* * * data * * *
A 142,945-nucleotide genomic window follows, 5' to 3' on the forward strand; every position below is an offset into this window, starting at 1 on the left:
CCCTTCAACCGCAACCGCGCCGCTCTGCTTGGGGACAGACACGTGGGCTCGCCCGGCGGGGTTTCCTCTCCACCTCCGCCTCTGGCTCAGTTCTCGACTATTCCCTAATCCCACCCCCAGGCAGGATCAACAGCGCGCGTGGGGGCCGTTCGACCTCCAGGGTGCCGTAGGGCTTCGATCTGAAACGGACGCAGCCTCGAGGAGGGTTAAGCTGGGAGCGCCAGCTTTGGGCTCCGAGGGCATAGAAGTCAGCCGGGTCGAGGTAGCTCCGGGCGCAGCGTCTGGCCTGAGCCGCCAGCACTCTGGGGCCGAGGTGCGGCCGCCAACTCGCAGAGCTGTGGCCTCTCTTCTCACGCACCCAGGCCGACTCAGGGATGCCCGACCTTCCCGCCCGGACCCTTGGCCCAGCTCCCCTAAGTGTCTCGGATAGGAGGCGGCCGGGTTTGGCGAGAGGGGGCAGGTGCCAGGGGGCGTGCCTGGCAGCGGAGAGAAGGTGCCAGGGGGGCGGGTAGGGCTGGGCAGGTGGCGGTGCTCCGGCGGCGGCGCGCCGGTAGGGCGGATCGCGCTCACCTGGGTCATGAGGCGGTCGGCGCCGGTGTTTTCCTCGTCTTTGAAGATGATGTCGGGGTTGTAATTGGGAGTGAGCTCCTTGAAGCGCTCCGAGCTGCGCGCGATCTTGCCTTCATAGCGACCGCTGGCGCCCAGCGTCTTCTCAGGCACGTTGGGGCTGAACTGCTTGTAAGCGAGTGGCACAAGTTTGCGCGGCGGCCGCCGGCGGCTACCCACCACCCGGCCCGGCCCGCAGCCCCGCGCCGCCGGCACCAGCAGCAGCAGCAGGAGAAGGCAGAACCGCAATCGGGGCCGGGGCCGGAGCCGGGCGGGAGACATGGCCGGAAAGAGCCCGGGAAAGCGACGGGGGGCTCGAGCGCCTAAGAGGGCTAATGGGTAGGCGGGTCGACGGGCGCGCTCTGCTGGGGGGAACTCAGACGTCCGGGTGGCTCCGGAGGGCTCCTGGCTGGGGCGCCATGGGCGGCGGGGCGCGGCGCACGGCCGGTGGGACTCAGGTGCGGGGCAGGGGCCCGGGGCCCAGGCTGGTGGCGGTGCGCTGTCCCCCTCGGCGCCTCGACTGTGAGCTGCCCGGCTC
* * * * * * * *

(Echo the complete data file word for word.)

A 142,945-nucleotide genomic window follows, 5' to 3' on the forward strand; every position below is an offset into this window, starting at 1 on the left:
CCCTTCAACCGCAACCGCGCCGCTCTGCTTGGGGACAGACACGTGGGCTCGCCCGGCGGGGTTTCCTCTCCACCTCCGCCTCTGGCTCAGTTCTCGACTATTCCCTAATCCCACCCCCAGGCAGGATCAACAGCGCGCGTGGGGGCCGTTCGACCTCCAGGGTGCCGTAGGGCTTCGATCTGAAACGGACGCAGCCTCGAGGAGGGTTAAGCTGGGAGCGCCAGCTTTGGGCTCCGAGGGCATAGAAGTCAGCCGGGTCGAGGTAGCTCCGGGCGCAGCGTCTGGCCTGAGCCGCCAGCACTCTGGGGCCGAGGTGCGGCCGCCAACTCGCAGAGCTGTGGCCTCTCTTCTCACGCACCCAGGCCGACTCAGGGATGCCCGACCTTCCCGCCCGGACCCTTGGCCCAGCTCCCCTAAGTGTCTCGGATAGGAGGCGGCCGGGTTTGGCGAGAGGGGGCAGGTGCCAGGGGGCGTGCCTGGCAGCGGAGAGAAGGTGCCAGGGGGGCGGGTAGGGCTGGGCAGGTGGCGGTGCTCCGGCGGCGGCGCGCCGGTAGGGCGGATCGCGCTCACCTGGGTCATGAGGCGGTCGGCGCCGGTGTTTTCCTCGTCTTTGAAGATGATGTCGGGGTTGTAATTGGGAGTGAGCTCCTTGAAGCGCTCCGAGCTGCGCGCGATCTTGCCTTCATAGCGACCGCTGGCGCCCAGCGTCTTCTCAGGCACGTTGGGGCTGAACTGCTTGTAAGCGAGTGGCACAAGTTTGCGCGGCGGCCGCCGGCGGCTACCCACCACCCGGCCCGGCCCGCAGCCCCGCGCCGCCGGCACCAGCAGCAGCAGCAGGAGAAGGCAGAACCGCAATCGGGGCCGGGGCCGGAGCCGGGCGGGAGACATGGCCGGAAAGAGCCCGGGAAAGCGACGGGGGGCTCGAGCGCCTAAGAGGGCTAATGGGTAGGCGGGTCGACGGGCGCGCTCTGCTGGGGGGAACTCAGACGTCCGGGTGGCTCCGGAGGGCTCCTGGCTGGGGCGCCATGGGCGGCGGGGCGCGGCGCACGGCCGGTGGGACTCAGGTGCGGGGCAGGGGCCCGGGGCCCAGGCTGGTGGCGGTGCGCTGTCCCCCTCGGCGCCTCGACTGTGAGCTGCCCGGCTC